Individual Rights and Social Order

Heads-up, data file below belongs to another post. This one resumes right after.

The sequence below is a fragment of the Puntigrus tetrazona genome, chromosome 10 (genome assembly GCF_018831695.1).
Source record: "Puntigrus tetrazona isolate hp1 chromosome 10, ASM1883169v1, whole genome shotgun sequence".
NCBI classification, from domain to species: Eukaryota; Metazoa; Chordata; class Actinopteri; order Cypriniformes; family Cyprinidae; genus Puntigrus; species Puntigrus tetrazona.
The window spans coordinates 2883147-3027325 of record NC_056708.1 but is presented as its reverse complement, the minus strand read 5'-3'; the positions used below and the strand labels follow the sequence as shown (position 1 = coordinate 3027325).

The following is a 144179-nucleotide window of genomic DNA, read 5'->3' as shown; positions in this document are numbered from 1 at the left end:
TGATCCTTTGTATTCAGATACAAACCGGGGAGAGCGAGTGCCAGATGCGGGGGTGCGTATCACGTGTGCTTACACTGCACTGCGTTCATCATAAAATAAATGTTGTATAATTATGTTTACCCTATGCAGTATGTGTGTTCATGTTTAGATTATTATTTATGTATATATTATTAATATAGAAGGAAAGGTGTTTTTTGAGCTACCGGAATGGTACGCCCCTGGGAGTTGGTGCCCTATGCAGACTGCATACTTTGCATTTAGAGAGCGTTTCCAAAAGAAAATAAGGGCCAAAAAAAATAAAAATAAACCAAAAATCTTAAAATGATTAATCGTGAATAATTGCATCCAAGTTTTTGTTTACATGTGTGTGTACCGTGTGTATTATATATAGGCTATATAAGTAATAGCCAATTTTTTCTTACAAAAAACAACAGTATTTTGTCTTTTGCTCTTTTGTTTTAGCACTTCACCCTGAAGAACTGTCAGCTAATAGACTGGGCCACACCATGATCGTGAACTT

It was necessary to safeguard the overall well-being of the community. The Commission observed that in fulfilling this function, a system of justice tends to possess a divided role. Some of the roles were certain prevention of activities and the apprehension and formal processing of individuals, who have committed illegal acts in society. According to Beames and Stonehouse (2007), a good society is one that nurtures both social values and the rights of an individual. A significant facet of good societies is that they find a healthy tension between individual needs and the needs of a group. Social orderlies at the opposite end of the spectrum from individualism. Social conservatives are more interested in reinforcing the moral order. They prefer legislation use, rather than relying on normative means of impacting the behavior of an individual, to promote the values they hold. Examples of normative means that can influence individual behavior include leadership, moral voices within the society and education. Individual rights are the act of seeking to protect the personal freedoms of an individual within the criminal justice system, while social order is whereby the society’s interest takes precedence over the rights of an individual. Numerous laws and regulation have been put into place to balance the two sides throughout American history. People are guaranteed the right to free assembly and free speech. However, those rights guaranteed by the Constitution may be limited when those actions harm others. For instance, when the actions of a citizen become violent, the authorities have a duty to halt the violence and to shield society. Governments considered to be democratic promote the freedom value but must also place limits on the freedom of an individual. Actions that might cause harm or alarm are forbidden for the common good.

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